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Worlded object and its presentation: A Māori philosophy of language

Carl Mika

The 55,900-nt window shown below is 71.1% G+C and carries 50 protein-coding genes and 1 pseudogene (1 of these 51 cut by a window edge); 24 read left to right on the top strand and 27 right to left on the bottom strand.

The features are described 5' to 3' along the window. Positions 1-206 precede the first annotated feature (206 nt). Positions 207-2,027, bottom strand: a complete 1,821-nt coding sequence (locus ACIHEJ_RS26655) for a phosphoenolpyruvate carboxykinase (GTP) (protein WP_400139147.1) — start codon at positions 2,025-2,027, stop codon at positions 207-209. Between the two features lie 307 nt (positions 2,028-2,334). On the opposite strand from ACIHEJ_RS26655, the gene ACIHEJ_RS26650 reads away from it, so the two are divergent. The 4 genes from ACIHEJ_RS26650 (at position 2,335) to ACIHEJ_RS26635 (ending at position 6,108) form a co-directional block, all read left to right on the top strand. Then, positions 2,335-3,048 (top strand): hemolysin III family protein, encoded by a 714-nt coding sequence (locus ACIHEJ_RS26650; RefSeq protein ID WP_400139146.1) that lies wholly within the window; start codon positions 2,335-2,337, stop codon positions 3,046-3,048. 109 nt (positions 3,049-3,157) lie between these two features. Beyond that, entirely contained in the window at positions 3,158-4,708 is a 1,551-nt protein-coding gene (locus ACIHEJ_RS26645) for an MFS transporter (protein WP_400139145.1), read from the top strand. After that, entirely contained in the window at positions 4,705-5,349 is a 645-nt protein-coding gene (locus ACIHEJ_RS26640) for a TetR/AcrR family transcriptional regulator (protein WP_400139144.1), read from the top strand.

In an era concerned with the survival of Indigenous languages, language as a general phenomenon needs to be thought of as thoroughly connected to one’s worldview. In this article, I propose a different conception of language that sides more with what I call ‘the worlding of things’ than linguistics. To foreshadow my speculations on language, I consider the possibility that, within the representation of one entity in perception, there exist all other entities. An entity is hence ‘worlded’—a key aspect of the term ‘whakapapa’. I then turn to think about language as a general phenomenon for Māori, and its complex ability to world an entity even as it adumbrates that thing’s backdrop. I consider the verb ‘to be’ in that light, arguing that Māori identify language as a sort of gathering of entities rather than an instrument for singling out one thing as thoroughly and separably evident. This article is therefore as much about the full participation of the world as it is about language; it also aims to counter the belief that language is merely a conveyor of ideas.

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